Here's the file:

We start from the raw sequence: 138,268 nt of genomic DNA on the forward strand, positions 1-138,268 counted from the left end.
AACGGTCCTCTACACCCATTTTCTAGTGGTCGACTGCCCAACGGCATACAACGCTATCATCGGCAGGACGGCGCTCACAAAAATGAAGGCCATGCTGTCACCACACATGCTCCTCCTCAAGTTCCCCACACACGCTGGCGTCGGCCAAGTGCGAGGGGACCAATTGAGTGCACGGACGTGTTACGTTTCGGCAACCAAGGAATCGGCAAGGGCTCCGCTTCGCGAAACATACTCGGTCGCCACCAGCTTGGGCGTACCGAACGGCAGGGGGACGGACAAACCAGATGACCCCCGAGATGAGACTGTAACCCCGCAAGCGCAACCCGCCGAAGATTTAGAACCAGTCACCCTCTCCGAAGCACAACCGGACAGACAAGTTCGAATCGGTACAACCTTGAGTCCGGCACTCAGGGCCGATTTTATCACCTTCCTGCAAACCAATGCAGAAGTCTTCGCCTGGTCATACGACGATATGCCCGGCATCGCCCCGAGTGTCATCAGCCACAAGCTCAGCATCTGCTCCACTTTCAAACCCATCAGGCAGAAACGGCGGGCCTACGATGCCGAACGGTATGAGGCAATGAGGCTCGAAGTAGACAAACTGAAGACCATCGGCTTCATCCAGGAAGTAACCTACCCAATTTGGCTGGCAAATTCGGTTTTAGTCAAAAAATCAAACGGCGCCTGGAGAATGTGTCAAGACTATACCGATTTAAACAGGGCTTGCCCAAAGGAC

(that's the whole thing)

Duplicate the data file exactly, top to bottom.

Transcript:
We start from the raw sequence: 138,268 nt of genomic DNA on the forward strand, positions 1-138,268 counted from the left end.
AACGGTCCTCTACACCCATTTTCTAGTGGTCGACTGCCCAACGGCATACAACGCTATCATCGGCAGGACGGCGCTCACAAAAATGAAGGCCATGCTGTCACCACACATGCTCCTCCTCAAGTTCCCCACACACGCTGGCGTCGGCCAAGTGCGAGGGGACCAATTGAGTGCACGGACGTGTTACGTTTCGGCAACCAAGGAATCGGCAAGGGCTCCGCTTCGCGAAACATACTCGGTCGCCACCAGCTTGGGCGTACCGAACGGCAGGGGGACGGACAAACCAGATGACCCCCGAGATGAGACTGTAACCCCGCAAGCGCAACCCGCCGAAGATTTAGAACCAGTCACCCTCTCCGAAGCACAACCGGACAGACAAGTTCGAATCGGTACAACCTTGAGTCCGGCACTCAGGGCCGATTTTATCACCTTCCTGCAAACCAATGCAGAAGTCTTCGCCTGGTCATACGACGATATGCCCGGCATCGCCCCGAGTGTCATCAGCCACAAGCTCAGCATCTGCTCCACTTTCAAACCCATCAGGCAGAAACGGCGGGCCTACGATGCCGAACGGTATGAGGCAATGAGGCTCGAAGTAGACAAACTGAAGACCATCGGCTTCATCCAGGAAGTAACCTACCCAATTTGGCTGGCAAATTCGGTTTTAGTCAAAAAATCAAACGGCGCCTGGAGAATGTGTCAAGACTATACCGATTTAAACAGGGCTTGCCCAAAGGAC